Chesterfield are determined to keep the next Gary Cahills and Matt Lowtons in Derbyshire.
A partnership between the club’s academy and the Spireites Community Trust will create a pathway that could potentially lead a seven-year-old all the way to the first team.
The Chesterfield FC Emerging Talent Centre (ETC) will provide promising youngsters in the local area with weekly sessions of professional coaching and eventually a possible route into the club’s official academy.
Academy chief Mark Smith, who came up with the idea and took it to Trust CEO John Croot, feels the time is right for Chesterfield to make themselves more competitive when it comes to spotting and recruiting local players from an early age.
“My brief when I first took over was to get some players through and that’s nothing new,” he said.
“I’ve always worked at football clubs in youth development with everyone saying ‘we’ve got to get some players through.’
“So we concentrated on the 15 and 16-year-olds.
“With the situation the club is in, going down a division, it’s not helped in some aspects but it has in others.
“People start looking and thinking, we’ve got to start trying to promote from within, creating and developing our own.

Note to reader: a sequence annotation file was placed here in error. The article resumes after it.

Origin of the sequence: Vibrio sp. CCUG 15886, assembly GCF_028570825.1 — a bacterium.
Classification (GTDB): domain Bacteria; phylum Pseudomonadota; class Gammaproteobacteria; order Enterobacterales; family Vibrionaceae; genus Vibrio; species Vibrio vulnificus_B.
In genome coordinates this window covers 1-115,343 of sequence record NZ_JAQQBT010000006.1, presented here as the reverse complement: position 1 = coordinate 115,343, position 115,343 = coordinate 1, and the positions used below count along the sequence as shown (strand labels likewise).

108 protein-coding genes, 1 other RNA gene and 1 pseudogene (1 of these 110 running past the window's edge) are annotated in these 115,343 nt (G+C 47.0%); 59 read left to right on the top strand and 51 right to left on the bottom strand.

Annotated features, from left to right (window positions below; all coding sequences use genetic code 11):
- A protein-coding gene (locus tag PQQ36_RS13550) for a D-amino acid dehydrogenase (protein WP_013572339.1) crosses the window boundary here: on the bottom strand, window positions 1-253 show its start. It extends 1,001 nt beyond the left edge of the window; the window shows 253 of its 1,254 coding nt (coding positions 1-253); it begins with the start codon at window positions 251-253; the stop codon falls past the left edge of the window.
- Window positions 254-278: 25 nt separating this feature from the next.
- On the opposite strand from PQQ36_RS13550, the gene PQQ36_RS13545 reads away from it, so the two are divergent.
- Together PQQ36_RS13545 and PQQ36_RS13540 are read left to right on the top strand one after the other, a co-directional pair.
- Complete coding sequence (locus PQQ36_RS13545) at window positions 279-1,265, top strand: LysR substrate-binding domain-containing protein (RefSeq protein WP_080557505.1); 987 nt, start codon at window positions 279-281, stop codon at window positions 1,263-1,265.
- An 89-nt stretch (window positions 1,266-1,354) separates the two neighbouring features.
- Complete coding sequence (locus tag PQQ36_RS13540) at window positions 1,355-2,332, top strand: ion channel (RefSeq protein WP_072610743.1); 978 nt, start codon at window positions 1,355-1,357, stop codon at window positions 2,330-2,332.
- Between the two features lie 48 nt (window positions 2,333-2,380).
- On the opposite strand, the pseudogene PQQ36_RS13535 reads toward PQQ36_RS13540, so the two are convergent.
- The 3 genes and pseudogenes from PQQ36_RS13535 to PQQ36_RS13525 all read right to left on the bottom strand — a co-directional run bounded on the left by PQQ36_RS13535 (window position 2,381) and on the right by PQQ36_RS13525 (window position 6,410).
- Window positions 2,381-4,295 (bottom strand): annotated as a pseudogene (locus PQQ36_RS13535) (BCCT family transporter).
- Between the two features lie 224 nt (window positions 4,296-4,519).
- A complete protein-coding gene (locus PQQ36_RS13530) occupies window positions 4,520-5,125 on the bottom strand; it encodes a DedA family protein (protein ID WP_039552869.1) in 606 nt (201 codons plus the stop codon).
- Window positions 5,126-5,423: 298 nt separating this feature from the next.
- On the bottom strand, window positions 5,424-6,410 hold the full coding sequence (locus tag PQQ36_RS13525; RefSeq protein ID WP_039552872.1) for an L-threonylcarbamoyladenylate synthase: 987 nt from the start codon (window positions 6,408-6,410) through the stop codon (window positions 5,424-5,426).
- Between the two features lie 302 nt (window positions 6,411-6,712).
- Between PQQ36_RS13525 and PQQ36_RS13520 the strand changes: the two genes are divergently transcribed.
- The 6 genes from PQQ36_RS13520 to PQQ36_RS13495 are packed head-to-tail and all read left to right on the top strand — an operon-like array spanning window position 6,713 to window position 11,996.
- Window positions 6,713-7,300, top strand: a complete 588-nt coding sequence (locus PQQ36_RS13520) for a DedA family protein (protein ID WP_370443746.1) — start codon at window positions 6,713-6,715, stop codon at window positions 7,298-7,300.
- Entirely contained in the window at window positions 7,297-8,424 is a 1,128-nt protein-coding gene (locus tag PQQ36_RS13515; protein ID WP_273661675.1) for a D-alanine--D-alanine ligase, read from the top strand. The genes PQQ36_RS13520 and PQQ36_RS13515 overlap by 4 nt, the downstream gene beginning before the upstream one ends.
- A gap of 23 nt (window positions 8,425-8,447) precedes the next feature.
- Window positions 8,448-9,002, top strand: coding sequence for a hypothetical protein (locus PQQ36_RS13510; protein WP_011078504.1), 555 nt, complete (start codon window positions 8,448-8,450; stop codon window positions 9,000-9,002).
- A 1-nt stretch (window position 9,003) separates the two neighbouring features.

“At every club I’ve been to there’s always been some connection between the local community and the youth system.
“So I approached John and said I wanted to start broadening the recruitment arm.
“We still concentrate on the top end because they might be in the first team in 18 months but we can now start having a look at the younger end, start a conveyor belt coming through to feed the top end.”
The Trust are already working in a large number of local schools, putting on soccer schools and coaching sessions.
Their coaches can now act as scouts and help put any exciting talents they spot onto that Chesterfield FC conveyor belt.
Smith admits the ‘bigger clubs’ in the region will still hold more sway for a lot of youngsters, but the Spireites will at least become an option.
The fact that they haven’t been an option in the past has led to a talent drain, the likes of Dronfield’s Cahill and Clowne’s Lowton grew up in academies elsewhere.
“The main thing is that we’re competitive in this area and we do know about the kids,” he said.
“I worked at Sheffield Wednesday and Sheffield United over the years.
“At Sheffield United they would just ride over the hill and pick up the best players from Chesterfield.
“The Matty Lowtons, the Cahills, I’ve seen it happen and I’ve always thought you must get your own doorstep sorted, you must be competitive in your own area and this gives us a chance.
“If the Derby, Forest, Sheffield United, Sheffield Wednesday want to come in here, at least we’re already in.
“At the end of the day if you have the facilities of a Sheffield United, I know what the kid will probably want to do.
“But we’re going to be in competition with them.”
And there are factors that will make the Proact an attractive destination for parents – one of them being the club’s willingness to back their own talent.